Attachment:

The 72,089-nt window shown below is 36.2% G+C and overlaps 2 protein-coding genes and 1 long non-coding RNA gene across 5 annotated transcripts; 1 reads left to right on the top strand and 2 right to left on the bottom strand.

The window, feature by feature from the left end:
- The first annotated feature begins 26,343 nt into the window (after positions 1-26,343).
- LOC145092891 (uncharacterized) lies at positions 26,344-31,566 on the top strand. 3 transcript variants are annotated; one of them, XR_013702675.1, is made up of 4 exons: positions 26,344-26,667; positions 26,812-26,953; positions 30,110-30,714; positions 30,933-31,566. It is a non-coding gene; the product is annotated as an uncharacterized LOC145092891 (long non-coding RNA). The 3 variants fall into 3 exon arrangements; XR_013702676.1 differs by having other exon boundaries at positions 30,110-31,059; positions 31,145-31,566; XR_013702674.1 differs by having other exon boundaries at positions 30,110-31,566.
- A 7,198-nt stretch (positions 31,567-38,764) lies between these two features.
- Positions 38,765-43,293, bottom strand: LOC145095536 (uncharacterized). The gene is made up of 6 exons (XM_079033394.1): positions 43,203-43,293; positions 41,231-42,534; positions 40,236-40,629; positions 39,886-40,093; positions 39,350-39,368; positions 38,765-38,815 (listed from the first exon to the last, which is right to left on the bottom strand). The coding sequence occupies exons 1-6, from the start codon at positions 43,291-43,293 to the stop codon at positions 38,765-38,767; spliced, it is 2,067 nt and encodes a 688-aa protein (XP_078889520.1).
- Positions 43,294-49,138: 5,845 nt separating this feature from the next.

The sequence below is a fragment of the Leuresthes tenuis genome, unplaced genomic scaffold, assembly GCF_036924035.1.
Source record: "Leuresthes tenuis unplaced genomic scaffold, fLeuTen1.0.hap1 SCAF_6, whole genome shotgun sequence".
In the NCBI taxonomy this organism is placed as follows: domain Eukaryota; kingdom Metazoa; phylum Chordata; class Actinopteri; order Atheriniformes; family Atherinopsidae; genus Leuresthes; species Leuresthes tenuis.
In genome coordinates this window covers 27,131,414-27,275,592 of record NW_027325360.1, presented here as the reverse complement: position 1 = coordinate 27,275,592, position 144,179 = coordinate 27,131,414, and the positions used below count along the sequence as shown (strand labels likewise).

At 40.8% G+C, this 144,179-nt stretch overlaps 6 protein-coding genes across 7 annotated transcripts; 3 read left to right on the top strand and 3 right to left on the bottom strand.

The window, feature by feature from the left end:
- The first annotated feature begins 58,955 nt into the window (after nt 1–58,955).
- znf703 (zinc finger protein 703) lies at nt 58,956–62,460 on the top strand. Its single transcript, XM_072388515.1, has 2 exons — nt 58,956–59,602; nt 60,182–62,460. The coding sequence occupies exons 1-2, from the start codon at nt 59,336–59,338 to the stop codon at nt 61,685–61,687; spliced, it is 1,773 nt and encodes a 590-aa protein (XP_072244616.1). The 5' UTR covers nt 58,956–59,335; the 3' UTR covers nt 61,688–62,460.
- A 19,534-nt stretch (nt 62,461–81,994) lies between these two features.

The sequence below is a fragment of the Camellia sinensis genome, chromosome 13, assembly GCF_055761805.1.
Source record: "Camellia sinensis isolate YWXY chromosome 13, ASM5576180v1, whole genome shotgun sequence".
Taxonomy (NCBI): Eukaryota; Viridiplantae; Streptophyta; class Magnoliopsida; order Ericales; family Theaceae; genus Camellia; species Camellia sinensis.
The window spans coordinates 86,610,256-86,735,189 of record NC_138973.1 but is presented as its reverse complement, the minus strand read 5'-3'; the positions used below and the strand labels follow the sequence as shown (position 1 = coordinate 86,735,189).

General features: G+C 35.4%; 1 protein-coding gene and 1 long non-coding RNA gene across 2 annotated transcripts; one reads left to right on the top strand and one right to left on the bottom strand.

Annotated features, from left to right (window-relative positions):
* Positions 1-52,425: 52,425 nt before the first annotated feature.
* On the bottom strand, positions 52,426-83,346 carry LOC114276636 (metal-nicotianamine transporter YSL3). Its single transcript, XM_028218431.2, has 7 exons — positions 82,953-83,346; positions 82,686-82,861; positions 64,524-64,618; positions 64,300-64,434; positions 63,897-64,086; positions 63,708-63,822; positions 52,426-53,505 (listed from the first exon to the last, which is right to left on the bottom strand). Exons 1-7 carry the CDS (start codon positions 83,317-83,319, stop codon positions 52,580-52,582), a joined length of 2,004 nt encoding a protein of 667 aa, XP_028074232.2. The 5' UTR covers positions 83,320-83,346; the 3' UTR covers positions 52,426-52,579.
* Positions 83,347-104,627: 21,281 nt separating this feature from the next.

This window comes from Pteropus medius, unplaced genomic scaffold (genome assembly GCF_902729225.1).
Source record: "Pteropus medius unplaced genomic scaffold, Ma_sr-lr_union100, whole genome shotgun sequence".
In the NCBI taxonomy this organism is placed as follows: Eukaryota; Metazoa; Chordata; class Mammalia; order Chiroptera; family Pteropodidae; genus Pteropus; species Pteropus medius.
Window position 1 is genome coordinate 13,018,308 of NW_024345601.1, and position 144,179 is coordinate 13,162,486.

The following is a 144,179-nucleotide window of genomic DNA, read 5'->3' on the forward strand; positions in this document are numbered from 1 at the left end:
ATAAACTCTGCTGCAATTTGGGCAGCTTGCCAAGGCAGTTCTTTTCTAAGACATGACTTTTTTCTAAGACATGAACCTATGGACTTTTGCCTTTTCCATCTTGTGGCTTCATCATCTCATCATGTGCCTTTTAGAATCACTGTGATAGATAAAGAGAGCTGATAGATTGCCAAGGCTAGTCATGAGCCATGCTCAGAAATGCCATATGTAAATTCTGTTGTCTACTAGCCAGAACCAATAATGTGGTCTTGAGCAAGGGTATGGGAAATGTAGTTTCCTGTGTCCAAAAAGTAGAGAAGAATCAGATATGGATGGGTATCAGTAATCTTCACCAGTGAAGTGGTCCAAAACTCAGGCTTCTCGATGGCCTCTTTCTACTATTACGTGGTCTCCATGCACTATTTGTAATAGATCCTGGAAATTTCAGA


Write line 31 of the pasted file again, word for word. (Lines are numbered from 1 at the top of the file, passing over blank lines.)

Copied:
ATAAACTCTGCTGCAATTTGGGCAGCTTGCCAAGGCAGTTCTTTTCTAAGACATGACTTTTTTCTAAGACATGAACCTATGGACTTTTGCCTTTTCCATCTTGTGGCTTCATCATCTCATCATGTGCCTTTTAGAATCACTGTGATAGATAAAGAGAGCTGATAGATTGCCAAGGCTAGTCATGAGCCATGCTCAGAAATGCCATATGTAAATTCTGTTGTCTACTAGCCAGAACCAATAATGTGGTCTTGAGCAAGGGTATGGGAAATGTAGTTTCCTGTGTCCAAAAAGTAGAGAAGAATCAGATATGGATGGGTATCAGTAATCTTCACCAGTGAAGTGGTCCAAAACTCAGGCTTCTCGATGGCCTCTTTCTACTATTACGTGGTCTCCATGCACTATTTGTAATAGATCCTGGAAATTTCAGA